Some notes from the local cinephile society’s first presentation of the new spring season….
I don’t know what modern-day critics think of “Murder at the Vanities” (Paramount, 1934), but the Federal Trade Commission would probably approve of it, and why not? It’s a perfect example of truth in advertising. You have a murder (actually, more than one), and the story takes place at a Broadway show called “Earl Carroll’s Vanities.”
And of course, and as you’ve probably already figured, it takes place on the show’s opening night. (As much as we might yearn for a more original approach, I suppose you do have to grudgingly admit that “Murder During the 13,517th Performance of ‘Cats’” doesn’t exactly evoke a frisson of excitement.)
But if you’re hard up to find an actor who’s name rhymes with frisson (or at least seems to), there’s Carl Brisson, who plays Eric Lander. Brisson comes across as a combination of Laurence Harvey and Allan Jones, but that’s not as gruesome as it might sound because he does have some charm, or at least enough of it to attract Kitty Carlisle, as Ann Ware. Unfortunately, as Mitchell Leisen’s film gets under way, we find that although Carl has fallen for Kitty, heavy objects – such as a sandbag or two – have been falling for but just missing Kitty.
The plot thickens (“congeals” might be a better word) when a Private Detective Who Knows Something is murdered. (The dick – or dickette? – is played by Gail Patrick, years before she produced the “Perry Mason” series.)
This leads Jack Oakie, who is running the show, to reluctantly call in a police lieutenant, played by Victor McLaglen, who spends a lot of the movie trying to lose his Scottish accent.
And then, wouldn’t you know it, the show’s diva gets her just deserts.
Along the way we meet a number of 1930s character actors, a couple of whom seem a bit out of character – Donald Meek, as a police doctor, plays the role without any of his usual fussy, jittery mannerisms, and Jessie Ralph, whom I’ve most often seen in aristocratic roles (I’m particularly thinking of “After the Thin Man”), plays a Wardrobe Mistress Who Has a Secret.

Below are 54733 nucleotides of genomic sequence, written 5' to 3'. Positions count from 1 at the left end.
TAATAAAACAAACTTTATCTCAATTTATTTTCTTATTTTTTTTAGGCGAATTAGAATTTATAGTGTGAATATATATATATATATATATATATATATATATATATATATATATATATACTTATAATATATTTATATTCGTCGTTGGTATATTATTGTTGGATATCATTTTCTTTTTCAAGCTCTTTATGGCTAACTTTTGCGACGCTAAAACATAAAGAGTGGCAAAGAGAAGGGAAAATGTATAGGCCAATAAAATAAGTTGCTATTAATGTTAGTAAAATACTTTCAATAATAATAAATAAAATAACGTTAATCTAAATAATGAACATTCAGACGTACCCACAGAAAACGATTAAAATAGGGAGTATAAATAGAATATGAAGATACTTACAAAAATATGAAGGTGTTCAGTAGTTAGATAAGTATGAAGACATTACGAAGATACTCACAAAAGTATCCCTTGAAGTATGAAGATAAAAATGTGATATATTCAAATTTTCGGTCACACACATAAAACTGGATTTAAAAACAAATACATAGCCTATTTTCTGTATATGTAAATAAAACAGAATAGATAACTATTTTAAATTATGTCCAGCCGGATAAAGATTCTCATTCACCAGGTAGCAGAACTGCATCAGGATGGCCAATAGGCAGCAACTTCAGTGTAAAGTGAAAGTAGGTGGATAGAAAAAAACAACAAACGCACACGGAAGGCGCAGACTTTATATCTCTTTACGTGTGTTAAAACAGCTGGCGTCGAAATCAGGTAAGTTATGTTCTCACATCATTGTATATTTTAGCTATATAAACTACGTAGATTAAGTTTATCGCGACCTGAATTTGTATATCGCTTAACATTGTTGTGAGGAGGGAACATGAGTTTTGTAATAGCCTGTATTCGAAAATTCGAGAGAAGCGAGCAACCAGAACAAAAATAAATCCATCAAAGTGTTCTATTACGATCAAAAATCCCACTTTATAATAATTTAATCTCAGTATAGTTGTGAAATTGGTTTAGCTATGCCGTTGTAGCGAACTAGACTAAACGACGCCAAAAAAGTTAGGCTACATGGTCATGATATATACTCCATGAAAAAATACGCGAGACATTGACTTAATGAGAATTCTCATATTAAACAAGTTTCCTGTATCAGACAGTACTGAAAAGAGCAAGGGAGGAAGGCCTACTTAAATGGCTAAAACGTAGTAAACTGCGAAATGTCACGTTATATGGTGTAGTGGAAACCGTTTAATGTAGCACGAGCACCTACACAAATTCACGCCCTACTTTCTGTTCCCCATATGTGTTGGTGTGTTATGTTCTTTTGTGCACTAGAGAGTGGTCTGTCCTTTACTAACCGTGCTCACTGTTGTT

The always welcome Duke Ellington is also on hand.
Although a real-life, honest-to-goodness mystery writer had a hand in the plot (Rufus King, pretty much forgotten today), if you ever see “Murder at the Vanities,” don’t waste your time trying to figure out whodunit, because the plot is resolved by a sort of deus ex murderer who, near the end, confesses to keep the chief suspect from being arrested.
Perhaps “Murder at the Vanities” is best known for two of its songs – “Cocktails for Two,” still a nice standard and often the object (some might say “victim” is a better word) of parodies, most notably the one perpetrated by Spike Jones. My own favorite send-up of it features Steve Allen and his old gang – Don Knotts, Pat Harrington Jr., Louis Nye and Gabe Dell, with assists from Jo Stafford and Tony Randall. You can find it here.
The other famous song – well, maybe not that famous, and maybe “notorious” would be a better word – is “Sweet Marijuana,” which is performed by Gertrude Michael and has to be seen and heard to be believed. And as luck (I’ll let you decide whether it’s good or bad) would have it, you can see and hear it here.